Ca2+imaging of VG3-AC neurite responses to white bar at different distance from the center.

Image series of GCaMP6f responses at 53% IPL depth to a vertical stimulus bar (1.5 s ON, 1.5 s OFF) presented at different positions along the horizontal axis of the imaging region. The video is sped up 2.5-fold relative to the image acquisition. The scan field is indicated by a red box. Normalized response traces of pixels from four different parts of scan field are shown at the bottom, color-coded according to the bar beneath the scan field.

https://doi.org/10.7554/eLife.31307.014

VG3-ACs participate in object-motion-sensitive circuits in the retina (Krishnaswamy et al., 2015; Kim et al., 2015; Kim and Kerschensteiner, 2017). We tested the ability of individual VG3-AC neurites to distinguish local and global image motion, using a stimulus in which square wave gratings overlaying center and surround regions of receptive fields moved separately or together (Kim et al., 2015; Olveczky et al., 2003; Zhang et al., 2012). At all IPL depths, isolated motion of the center grating elicited robust Ca2+ transients in VG3-AC neurites, which remained silent during simultaneous motion of gratings in center and surround (i.e. global motion) (Figure 4A, Figure 4—figure supplement 1, and Video 3). As a result, local motion preference indices (see Materials and methods) of >70% of ROIs were >0.8 (Figure 4B,C). Thus, in spite of the diversity of responses to contrast steps, VG3-AC neurites exhibit uniform object motion sensitivity.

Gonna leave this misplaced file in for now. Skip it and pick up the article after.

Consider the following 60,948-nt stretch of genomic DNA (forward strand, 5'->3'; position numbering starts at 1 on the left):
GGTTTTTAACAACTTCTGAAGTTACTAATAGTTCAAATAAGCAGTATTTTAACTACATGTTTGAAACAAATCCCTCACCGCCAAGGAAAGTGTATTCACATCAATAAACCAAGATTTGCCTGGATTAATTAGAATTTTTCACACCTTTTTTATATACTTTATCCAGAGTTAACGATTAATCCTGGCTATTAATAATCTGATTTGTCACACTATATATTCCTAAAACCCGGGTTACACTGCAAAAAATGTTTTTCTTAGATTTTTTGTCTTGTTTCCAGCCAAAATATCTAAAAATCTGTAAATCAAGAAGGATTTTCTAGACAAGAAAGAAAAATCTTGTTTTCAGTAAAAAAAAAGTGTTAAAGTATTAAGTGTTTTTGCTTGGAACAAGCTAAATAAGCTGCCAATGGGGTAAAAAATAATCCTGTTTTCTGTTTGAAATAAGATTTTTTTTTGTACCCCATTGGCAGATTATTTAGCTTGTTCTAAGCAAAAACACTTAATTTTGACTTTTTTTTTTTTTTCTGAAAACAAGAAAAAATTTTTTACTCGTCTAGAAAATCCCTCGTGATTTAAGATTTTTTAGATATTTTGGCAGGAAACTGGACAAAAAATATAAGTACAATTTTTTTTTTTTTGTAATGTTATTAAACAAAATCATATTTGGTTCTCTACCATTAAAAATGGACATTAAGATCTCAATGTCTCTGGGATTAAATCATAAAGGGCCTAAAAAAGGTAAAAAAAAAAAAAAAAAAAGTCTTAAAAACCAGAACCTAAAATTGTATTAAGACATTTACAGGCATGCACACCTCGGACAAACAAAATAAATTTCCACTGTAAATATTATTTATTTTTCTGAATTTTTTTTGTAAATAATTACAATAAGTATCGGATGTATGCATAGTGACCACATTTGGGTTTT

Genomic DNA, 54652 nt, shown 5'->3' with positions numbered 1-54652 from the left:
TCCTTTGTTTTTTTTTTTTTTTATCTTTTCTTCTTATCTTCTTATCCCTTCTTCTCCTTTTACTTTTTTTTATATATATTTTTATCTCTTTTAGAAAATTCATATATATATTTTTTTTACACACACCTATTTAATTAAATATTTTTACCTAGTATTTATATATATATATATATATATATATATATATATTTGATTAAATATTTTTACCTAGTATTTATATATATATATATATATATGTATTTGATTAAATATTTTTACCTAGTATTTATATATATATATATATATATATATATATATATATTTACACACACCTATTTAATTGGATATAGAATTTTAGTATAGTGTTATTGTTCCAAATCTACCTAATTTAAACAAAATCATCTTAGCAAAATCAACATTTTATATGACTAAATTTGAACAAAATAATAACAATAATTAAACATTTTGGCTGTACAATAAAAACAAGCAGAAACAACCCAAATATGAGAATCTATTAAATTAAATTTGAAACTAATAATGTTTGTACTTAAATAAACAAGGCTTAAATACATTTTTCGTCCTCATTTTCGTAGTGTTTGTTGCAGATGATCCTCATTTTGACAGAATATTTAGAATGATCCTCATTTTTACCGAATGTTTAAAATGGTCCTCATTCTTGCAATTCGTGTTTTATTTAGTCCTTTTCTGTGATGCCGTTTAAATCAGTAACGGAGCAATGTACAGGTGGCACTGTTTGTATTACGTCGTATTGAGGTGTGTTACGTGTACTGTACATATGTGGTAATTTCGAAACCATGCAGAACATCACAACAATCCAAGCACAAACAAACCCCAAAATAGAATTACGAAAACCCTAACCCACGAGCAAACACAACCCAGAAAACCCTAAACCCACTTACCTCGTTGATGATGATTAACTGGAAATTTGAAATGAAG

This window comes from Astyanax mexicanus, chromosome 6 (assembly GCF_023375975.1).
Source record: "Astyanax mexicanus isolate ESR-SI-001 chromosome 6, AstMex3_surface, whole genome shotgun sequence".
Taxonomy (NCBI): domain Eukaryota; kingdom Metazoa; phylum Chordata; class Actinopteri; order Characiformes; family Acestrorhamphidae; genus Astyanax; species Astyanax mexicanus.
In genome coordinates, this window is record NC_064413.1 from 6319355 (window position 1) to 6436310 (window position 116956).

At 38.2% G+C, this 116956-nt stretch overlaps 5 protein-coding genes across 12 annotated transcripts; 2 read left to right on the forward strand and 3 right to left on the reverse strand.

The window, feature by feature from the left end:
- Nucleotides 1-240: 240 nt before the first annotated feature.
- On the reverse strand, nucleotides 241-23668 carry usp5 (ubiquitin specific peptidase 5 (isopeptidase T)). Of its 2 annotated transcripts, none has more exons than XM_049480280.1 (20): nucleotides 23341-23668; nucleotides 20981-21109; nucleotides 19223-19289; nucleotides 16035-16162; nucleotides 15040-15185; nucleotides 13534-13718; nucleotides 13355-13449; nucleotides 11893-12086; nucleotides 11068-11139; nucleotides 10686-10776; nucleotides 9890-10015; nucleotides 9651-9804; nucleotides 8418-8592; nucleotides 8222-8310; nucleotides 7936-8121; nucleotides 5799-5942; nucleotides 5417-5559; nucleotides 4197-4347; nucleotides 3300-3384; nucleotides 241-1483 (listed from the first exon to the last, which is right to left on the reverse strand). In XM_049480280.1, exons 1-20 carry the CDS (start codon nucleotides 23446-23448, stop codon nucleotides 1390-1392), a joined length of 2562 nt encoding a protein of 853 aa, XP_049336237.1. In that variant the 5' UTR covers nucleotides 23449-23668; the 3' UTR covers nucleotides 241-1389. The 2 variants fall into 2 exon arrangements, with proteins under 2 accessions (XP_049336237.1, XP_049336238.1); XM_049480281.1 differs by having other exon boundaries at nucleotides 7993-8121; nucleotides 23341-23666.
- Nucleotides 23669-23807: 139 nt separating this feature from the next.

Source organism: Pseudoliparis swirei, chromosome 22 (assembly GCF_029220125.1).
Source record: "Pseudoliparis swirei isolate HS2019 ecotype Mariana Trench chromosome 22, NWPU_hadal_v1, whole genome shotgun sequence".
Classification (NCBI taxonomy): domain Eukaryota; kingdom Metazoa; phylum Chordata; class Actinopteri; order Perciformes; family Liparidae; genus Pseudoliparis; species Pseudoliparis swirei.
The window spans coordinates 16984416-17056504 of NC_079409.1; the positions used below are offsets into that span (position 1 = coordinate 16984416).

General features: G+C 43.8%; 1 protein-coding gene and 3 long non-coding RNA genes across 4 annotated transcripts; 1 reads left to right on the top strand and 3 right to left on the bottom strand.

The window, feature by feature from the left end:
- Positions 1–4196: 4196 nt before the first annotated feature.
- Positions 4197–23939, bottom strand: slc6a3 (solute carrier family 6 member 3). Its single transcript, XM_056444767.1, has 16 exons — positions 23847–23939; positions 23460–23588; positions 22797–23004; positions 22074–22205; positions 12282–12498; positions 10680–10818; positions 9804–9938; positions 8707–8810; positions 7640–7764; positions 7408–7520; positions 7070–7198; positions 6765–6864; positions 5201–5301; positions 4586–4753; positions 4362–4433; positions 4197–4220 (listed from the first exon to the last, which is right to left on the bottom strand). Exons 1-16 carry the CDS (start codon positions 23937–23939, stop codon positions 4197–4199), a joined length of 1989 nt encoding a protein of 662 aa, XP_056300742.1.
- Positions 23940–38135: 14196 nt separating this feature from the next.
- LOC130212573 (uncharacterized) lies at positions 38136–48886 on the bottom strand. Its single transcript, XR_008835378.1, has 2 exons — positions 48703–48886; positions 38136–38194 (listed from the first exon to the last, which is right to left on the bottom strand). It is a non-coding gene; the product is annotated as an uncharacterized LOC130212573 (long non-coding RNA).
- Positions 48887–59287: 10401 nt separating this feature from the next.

Video 3
Ca2+imaging of VG3-AC neurite responses to motion.